Onto some deck specific cards. Naturally, the first cards I think about for the changing meta are cards that are for my own deck. This is specifically good for my Lightsworn Ruler deck and other decks with Dragon Rulers in them. Ice Hand is easily dealt with because you don’t set Spells and Traps. Fire Hand can be attacked over by Master of Blades because if they target Blades with Fire Hand, you can negate Fire Hand’s effect and destroy another card.
Ryko and Super-Nimble Mega Hamster are two other cards good for fighting off Hands in Lightsworns. As I mentioned before, the Hands have pretty small attacking stats making it tough for them to break over high defense monsters without consolidating the Hand monsters into XYZ monsters, which removes the threat of the Hand monsters effects. This is the reason why Geargia is so good against Hand decks because they have a very difficult time dealing with Geargia Armor’s 1900 DEF. Similar theory goes with Super-Nimble Mega Hamster. They can’t attack over it so it’s very safe and it even summons a Ryko from your deck, or maybe a Madolche Hootcake if you’re running Madolches.
Ryko by himself is also very good. Ryko when flipped first destroys a card and then after that mills 3 cards. This makes things that can miss the timing do so. So if a Fire Hand attacks into Ryko, you can destroy a Fire Hand without fear because Fire Hand will miss the timing because of Ryko’s milling effect.
I’ll end with some HERO stuff. By HERO stuff I basically mean HERO Beat, aka Neos Alius, Gemini Spark etc. I was thinking about it and this deck just has every answer possible to Hands. There’s three cards:
Gemini Spark, Hero Blast and Super-Polymerization. Gemini Spark makes the hands miss the timing because of its draw effect. (not actually true, my bad you guys!) Hero Blast is chain-able, that means whenever a card is activated you can chain Hero Blast to that, making Hero Blast chain link 2, making the Hands miss the timing if you destroy them with Hero Blast. You can also Super-Poly with the Hands to get rid of them in a self explanatory manner.
QOTW? Question of the Week:
What do you think of Fire Fists coming into the new meta? A lot of the new cards, like Fire and Ice Hand and Number 103: Ragnazero give the deck a very hard time. Can it survive under these new conditions? Comment below!
Written by: Kyle
Great article Kyle! Thanks for all the help, I was really having a tough time playing around the Hands specifically!
Nice to read (and hear in the podcast) that you haven’t put down Sylvans yet! Can we get a decklist update article? I think Orea is such a powerful card with the non-targeting / bouncing effect.
I’ll probably get up a deck list in the near future for Sylvans. I’ve been trying to get a long video with me doing a lot of different plays with the deck, but I’ve been running into problems with good screen capture programs and video editing software.
There is also “Skill Prisoner” which is a tech that negates their Hands and the only Artefact that matters. And is also good against 101, Veiler, anything that targets, really.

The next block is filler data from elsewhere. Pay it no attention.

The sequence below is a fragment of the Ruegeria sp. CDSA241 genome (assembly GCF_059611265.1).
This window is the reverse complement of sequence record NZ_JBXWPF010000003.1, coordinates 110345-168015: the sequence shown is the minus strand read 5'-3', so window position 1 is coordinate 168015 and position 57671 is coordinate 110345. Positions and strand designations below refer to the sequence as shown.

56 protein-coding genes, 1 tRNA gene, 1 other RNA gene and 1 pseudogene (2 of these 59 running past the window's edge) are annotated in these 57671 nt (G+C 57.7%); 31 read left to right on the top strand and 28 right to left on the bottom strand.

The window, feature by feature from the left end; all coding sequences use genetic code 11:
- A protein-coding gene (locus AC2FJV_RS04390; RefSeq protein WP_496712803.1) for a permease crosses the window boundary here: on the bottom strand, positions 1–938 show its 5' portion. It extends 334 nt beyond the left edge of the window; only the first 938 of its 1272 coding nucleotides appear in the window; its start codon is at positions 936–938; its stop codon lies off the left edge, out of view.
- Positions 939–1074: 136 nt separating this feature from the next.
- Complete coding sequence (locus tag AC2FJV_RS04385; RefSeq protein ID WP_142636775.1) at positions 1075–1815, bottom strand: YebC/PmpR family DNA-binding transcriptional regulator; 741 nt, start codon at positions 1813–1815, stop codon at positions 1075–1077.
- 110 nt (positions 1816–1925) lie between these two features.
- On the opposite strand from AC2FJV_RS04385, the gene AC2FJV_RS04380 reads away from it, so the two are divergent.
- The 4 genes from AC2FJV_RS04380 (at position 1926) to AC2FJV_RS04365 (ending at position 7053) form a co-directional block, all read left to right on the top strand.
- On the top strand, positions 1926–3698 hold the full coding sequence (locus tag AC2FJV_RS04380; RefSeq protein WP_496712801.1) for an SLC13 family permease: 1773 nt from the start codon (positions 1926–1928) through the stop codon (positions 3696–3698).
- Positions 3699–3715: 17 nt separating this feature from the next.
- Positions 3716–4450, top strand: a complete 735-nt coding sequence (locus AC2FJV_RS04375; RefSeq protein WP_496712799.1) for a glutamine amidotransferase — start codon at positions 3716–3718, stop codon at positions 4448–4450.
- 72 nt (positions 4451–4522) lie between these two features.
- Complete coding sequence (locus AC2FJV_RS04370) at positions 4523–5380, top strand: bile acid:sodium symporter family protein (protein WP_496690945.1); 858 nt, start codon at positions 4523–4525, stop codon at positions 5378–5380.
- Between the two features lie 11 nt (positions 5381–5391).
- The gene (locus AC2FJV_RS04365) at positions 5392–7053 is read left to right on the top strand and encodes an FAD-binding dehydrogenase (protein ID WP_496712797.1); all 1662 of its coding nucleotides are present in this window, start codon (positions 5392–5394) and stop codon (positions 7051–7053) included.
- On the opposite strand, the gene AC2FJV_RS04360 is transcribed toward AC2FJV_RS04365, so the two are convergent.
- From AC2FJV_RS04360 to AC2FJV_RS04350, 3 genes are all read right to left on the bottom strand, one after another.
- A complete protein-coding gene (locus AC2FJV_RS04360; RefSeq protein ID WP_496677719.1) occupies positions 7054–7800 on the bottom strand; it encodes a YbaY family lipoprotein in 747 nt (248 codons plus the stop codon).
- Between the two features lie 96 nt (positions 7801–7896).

I don’t really like Skill Prisoner, that’s why I didn’t mention it. Since in most instances, Hand monster activate in the Damage Step, you can’t realistically stop them unless you have only one monster and they have only Fire Hand. Skill Prisoner also doesn’t work against Moralltach because his destruction effect doesn’t target.
My comment was negated by the site so here’s an overview:
“Skill Prisoner” can work against Ice Hand, too. And work fine when you destroy the Hands by card effects.
“Evigishki Merrowgeist” can shuffle the hand into the deck during battle. Effectively countering them.
“Armades, Keeper of Boundaries” can prevent their effects from activating.
I really enjoyed reading your article, and I hope you can write more tech choice cards to counter the prevailing/upsurging cards in the meta. But I have a question about one of your last comments made with gemini spark vs HANDS, “Gemini Spark makes the hands miss the timing because of its draw effect.” I don’t believe gemini spark makes cards miss timing, since destroying and drawing occur at the same time. Has its text changed or is it a special case just for Fire and Ice Hands. It occurred to me when I’ve been playing mirror with my friend’s E-Hero Shinning by gemini sparking it, would Shinning miss timing due to gemini spark. Have I’ve been playing Hero’s wrong?
On another note, what do you think of fencing fire ferret against the meta today?
I look into it, and yes you are correct, thanks for checking my facts! The destruction and the draw happen simultaneously. I’ll edit the article a little bit.
Ferret is an interesting card, but I feel like if you’re going to run it you might as well be using Fire and Ice Hand instead, unless you’re really lacking on deck space.
[…] of summoning up a storm. Though right now, as pointed out in both Kyle’s article “Dealing with Hands and Artifacts” and “Don’t Destroy Stuff.” it’s easy to see Mirror Force and […]
One thought about Master of Blades: Moralltach doesn’t target. Period.
I know you didn’t mention Artifacts on Master’s text, but, anyway, just sayin
You said chain to the summon with mst but a summon does not start a chain, you respond to the summon with mst
My bad, I mis-said it as chaining to the summon, but responding is what I meant. Thanks for the catch!
what about forbidden graveyard?